Identifying Over 2.4M in Revenue at a Large Emergency Department

Identifying Over 2.4M in Revenue at a Large Emergency Department

I. Description

Senior management at one of the busiest Emergency Departments in Chicago was committed to expanding operations in a new building and redesigning internal patient processing.
There was a recognized need to reduce operating costs, improve staff productivity and increase revenue.
There was a corresponding need to improve patient service and reduce wait time. Senior managers also wanted the ED to be designed to support operations during mass casualty disasters.

II. Key Findings

After the completion of the assessment phase, there were significant discoveries made which contributed to the high operating costs, poor operating performance, lost revenue, and missed opportunities for business expansion:

  • There was limited understanding of changes in the area population and the impact these demographic changes will have on future patient volume in the ED.
  • The market share of acute heart attack patients was declining.
  • Senior management had poor visibility of day-to-day operations in the ED.
  • Within a particular patient group, there was significant variation in ancillary service utilization and processing time requirements between attending physicians.
  • Turn-around time for laboratory tests and radiology procedures increased dramatically at certain times of the day.
  • The number of exam rooms and the number of trauma rooms were insufficient.These room constraints caused increased patient processing time and excessive wait time.
  • The staffing levels for attending physicians, nurses and medical technicians were not well balanced with patient workload.
  • Significant opportunities were identified to increase revenue through improved recording of ancillary service testing, physician reading and interpretation of these tests.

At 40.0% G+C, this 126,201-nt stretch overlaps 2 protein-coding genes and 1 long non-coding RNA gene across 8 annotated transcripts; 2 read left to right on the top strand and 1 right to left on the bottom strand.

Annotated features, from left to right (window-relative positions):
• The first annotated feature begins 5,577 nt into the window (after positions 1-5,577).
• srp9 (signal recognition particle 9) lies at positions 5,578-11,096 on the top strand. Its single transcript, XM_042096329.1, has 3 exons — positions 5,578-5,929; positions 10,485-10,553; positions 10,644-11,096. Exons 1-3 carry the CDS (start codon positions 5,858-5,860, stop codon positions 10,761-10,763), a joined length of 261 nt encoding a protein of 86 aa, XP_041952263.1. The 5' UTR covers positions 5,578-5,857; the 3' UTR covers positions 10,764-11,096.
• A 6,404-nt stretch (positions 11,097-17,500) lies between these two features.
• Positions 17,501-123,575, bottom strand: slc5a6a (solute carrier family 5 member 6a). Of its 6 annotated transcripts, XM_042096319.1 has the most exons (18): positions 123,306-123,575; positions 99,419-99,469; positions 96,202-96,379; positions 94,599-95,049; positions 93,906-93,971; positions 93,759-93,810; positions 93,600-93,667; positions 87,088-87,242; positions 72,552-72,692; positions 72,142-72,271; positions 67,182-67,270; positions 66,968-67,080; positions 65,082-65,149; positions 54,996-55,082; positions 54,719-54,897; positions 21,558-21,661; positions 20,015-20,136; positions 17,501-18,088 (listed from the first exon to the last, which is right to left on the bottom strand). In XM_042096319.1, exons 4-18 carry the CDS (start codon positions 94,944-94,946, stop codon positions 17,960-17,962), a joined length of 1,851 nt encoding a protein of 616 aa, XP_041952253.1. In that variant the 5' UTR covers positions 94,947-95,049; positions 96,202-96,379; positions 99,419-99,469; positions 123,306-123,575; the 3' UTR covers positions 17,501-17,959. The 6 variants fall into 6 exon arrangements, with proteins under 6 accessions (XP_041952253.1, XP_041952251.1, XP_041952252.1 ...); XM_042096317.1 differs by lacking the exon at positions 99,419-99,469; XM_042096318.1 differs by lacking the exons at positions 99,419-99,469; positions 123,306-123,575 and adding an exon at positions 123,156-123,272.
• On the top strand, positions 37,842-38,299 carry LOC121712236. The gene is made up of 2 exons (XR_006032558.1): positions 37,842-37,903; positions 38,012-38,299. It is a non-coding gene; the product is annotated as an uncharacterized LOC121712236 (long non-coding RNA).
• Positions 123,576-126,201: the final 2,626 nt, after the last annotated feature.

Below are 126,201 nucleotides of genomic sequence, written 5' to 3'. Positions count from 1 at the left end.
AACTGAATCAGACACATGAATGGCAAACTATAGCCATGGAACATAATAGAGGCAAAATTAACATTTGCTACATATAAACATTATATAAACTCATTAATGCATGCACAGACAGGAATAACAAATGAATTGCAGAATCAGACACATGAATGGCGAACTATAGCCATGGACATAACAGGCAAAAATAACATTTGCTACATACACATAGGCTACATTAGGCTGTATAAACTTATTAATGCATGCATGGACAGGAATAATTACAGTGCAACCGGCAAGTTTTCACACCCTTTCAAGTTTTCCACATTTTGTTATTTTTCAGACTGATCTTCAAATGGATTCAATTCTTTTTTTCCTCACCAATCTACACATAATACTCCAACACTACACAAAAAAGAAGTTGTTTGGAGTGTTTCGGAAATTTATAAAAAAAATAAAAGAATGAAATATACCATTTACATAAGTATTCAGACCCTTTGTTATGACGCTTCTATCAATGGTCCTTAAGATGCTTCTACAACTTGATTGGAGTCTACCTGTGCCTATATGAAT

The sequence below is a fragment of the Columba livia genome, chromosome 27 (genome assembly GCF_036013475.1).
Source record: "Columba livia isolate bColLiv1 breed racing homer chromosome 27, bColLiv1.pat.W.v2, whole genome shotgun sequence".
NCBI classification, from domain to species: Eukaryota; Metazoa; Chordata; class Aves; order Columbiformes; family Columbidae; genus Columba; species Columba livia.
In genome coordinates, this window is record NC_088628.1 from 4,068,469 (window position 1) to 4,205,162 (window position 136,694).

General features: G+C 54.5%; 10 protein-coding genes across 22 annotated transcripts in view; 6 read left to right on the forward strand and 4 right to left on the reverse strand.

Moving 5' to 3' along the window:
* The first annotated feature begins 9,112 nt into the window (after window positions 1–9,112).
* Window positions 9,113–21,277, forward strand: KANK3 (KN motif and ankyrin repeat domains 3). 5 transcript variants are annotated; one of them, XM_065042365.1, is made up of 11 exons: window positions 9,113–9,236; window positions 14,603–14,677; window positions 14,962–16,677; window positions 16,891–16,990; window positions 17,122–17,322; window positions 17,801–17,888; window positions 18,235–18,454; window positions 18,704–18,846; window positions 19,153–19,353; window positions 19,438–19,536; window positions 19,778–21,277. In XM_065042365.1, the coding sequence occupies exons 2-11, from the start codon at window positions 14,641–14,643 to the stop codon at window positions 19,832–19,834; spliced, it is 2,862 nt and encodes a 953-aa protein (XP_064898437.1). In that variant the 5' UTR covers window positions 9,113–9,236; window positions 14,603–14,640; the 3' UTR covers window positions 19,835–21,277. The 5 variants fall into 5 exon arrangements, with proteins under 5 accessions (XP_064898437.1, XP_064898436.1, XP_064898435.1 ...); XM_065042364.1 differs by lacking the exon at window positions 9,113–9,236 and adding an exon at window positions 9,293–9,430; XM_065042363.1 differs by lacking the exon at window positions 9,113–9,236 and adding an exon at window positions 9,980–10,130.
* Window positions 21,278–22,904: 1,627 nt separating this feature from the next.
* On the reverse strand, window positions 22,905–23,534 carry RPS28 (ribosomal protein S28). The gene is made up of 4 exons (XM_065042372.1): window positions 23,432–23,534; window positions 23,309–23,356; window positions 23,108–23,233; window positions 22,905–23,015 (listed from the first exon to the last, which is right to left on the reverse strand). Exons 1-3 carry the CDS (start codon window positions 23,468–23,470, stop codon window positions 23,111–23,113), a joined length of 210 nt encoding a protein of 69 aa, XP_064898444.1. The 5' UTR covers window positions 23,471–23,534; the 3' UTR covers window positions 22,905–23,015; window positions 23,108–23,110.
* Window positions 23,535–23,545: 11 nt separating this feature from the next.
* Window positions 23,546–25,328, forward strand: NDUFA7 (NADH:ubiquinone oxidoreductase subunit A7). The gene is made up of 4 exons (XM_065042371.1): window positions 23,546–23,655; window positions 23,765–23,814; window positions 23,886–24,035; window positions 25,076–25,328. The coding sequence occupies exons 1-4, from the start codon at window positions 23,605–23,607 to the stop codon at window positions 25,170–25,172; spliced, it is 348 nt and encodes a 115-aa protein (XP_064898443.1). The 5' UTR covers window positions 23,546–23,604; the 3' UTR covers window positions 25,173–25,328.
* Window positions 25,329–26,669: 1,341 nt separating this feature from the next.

III. Methodology and the Road to Recovery

  • A zip code level population and market analysis was completed to identify growth opportunities and forecast demand.
  • Several discrete event simulation models were developed to address facility size, staffing and contingency operations.
  • A space plan was created for the new ED. This document contained a detailed listing of trauma, exam and all other spaced needed to meet the demand forecast.
  • Services for heart attack patients were expanded in a new chest pain center.
  • Individual physician reports were prepared to identify patient type specific performance goals for ancillary service use, processing time, billing and documentation.
  • A practice pattern working group was established to define standard practices, reduce variation and improve processing time.
  • Revised core staffing plans for physicians, nurses, technicians and ancillary service personnel were created to better match staffing levels to patient census.
  • Revised physician documentation in EMR system to capture previously unbilled charges.

IV. Results Achieved

  • Near-term operational improvements reduced patient processing and wait time and for higher patient volume in the facility constrained building.
  • Space planning work was used to justify Certificate of Need documentation for state approval of the building expansion project.
  • Contingency planning results used to justify and obtain Federal and State funds for building renovation and new construction.
  • Improved patient documentation and increased billing of $2.4 million during the year following implementation.
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